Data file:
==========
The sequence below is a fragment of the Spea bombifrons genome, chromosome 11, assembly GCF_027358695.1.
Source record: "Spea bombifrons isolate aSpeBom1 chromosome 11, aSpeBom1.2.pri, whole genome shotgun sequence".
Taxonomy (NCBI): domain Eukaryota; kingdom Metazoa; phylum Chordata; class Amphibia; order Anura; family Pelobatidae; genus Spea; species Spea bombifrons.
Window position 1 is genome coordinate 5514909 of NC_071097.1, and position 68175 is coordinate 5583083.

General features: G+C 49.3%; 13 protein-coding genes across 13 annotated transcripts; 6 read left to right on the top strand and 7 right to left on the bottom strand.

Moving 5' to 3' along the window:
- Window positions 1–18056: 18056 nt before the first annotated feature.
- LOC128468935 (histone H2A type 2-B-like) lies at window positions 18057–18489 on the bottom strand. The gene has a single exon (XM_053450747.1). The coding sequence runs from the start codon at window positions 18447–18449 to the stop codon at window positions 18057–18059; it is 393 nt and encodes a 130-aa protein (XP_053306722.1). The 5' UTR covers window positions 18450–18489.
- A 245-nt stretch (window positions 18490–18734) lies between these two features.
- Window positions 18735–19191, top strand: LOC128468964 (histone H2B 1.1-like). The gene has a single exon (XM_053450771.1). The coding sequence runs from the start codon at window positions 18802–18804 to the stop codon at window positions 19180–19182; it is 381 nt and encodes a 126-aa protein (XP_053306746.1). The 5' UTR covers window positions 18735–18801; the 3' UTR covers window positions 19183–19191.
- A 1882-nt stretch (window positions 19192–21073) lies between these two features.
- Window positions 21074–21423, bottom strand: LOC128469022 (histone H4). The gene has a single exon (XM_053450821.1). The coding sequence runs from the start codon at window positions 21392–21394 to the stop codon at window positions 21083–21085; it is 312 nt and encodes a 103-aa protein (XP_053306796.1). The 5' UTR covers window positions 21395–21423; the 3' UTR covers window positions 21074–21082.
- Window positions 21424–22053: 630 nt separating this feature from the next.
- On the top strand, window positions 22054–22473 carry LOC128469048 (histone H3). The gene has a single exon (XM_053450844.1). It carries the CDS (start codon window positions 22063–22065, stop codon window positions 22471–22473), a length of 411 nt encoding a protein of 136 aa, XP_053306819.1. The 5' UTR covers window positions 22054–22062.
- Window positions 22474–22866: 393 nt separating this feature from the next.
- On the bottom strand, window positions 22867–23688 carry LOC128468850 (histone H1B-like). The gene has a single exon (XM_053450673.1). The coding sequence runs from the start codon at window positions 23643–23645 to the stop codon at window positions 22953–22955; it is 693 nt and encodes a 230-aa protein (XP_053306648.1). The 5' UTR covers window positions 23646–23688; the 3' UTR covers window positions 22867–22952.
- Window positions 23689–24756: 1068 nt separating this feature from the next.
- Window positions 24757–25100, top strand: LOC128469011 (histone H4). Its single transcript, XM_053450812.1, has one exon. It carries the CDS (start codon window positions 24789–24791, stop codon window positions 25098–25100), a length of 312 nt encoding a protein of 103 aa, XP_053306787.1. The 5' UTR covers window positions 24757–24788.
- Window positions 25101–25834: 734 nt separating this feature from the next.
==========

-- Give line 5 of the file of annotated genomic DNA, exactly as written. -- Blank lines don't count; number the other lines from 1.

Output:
General features: G+C 49.3%; 13 protein-coding genes across 13 annotated transcripts; 6 read left to right on the top strand and 7 right to left on the bottom strand.